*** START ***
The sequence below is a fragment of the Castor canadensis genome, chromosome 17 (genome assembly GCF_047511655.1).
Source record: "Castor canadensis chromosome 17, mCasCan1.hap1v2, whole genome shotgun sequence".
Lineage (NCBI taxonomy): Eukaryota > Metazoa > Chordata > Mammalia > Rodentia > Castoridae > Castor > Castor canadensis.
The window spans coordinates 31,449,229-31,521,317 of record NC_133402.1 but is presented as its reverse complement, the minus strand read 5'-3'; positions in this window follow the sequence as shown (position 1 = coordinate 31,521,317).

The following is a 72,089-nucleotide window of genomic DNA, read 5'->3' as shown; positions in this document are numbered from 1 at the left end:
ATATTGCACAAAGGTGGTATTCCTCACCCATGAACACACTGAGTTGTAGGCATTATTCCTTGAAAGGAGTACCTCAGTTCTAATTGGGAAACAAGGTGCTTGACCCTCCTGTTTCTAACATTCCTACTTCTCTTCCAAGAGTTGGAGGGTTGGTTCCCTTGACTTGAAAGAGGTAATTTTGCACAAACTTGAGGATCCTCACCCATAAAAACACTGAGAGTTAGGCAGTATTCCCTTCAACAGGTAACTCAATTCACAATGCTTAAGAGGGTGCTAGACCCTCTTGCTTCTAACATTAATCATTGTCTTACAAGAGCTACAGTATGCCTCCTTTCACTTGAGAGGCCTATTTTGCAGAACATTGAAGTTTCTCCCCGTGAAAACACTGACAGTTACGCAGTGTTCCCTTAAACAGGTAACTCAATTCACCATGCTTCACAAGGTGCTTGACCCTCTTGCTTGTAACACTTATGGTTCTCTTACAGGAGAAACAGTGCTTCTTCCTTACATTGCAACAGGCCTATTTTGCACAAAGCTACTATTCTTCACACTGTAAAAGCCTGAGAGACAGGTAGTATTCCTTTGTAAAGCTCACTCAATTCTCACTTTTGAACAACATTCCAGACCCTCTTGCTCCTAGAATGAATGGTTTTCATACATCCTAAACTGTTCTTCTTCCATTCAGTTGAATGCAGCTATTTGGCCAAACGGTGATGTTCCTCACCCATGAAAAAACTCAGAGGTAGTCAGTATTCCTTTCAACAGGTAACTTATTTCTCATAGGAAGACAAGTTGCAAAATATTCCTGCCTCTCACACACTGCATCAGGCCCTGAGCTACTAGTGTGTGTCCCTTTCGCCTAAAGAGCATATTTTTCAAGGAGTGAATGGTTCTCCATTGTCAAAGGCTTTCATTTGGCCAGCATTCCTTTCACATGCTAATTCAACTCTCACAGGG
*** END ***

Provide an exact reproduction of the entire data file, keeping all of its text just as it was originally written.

The sequence below is a fragment of the Castor canadensis genome, chromosome 17 (genome assembly GCF_047511655.1).
Source record: "Castor canadensis chromosome 17, mCasCan1.hap1v2, whole genome shotgun sequence".
Lineage (NCBI taxonomy): Eukaryota > Metazoa > Chordata > Mammalia > Rodentia > Castoridae > Castor > Castor canadensis.
The window spans coordinates 31,449,229-31,521,317 of record NC_133402.1 but is presented as its reverse complement, the minus strand read 5'-3'; positions in this window follow the sequence as shown (position 1 = coordinate 31,521,317).

The following is a 72,089-nucleotide window of genomic DNA, read 5'->3' as shown; positions in this document are numbered from 1 at the left end:
ATATTGCACAAAGGTGGTATTCCTCACCCATGAACACACTGAGTTGTAGGCATTATTCCTTGAAAGGAGTACCTCAGTTCTAATTGGGAAACAAGGTGCTTGACCCTCCTGTTTCTAACATTCCTACTTCTCTTCCAAGAGTTGGAGGGTTGGTTCCCTTGACTTGAAAGAGGTAATTTTGCACAAACTTGAGGATCCTCACCCATAAAAACACTGAGAGTTAGGCAGTATTCCCTTCAACAGGTAACTCAATTCACAATGCTTAAGAGGGTGCTAGACCCTCTTGCTTCTAACATTAATCATTGTCTTACAAGAGCTACAGTATGCCTCCTTTCACTTGAGAGGCCTATTTTGCAGAACATTGAAGTTTCTCCCCGTGAAAACACTGACAGTTACGCAGTGTTCCCTTAAACAGGTAACTCAATTCACCATGCTTCACAAGGTGCTTGACCCTCTTGCTTGTAACACTTATGGTTCTCTTACAGGAGAAACAGTGCTTCTTCCTTACATTGCAACAGGCCTATTTTGCACAAAGCTACTATTCTTCACACTGTAAAAGCCTGAGAGACAGGTAGTATTCCTTTGTAAAGCTCACTCAATTCTCACTTTTGAACAACATTCCAGACCCTCTTGCTCCTAGAATGAATGGTTTTCATACATCCTAAACTGTTCTTCTTCCATTCAGTTGAATGCAGCTATTTGGCCAAACGGTGATGTTCCTCACCCATGAAAAAACTCAGAGGTAGTCAGTATTCCTTTCAACAGGTAACTTATTTCTCATAGGAAGACAAGTTGCAAAATATTCCTGCCTCTCACACACTGCATCAGGCCCTGAGCTACTAGTGTGTGTCCCTTTCGCCTAAAGAGCATATTTTTCAAGGAGTGAATGGTTCTCCATTGTCAAAGGCTTTCATTTGGCCAGCATTCCTTTCACATGCTAATTCAACTCTCACAGGG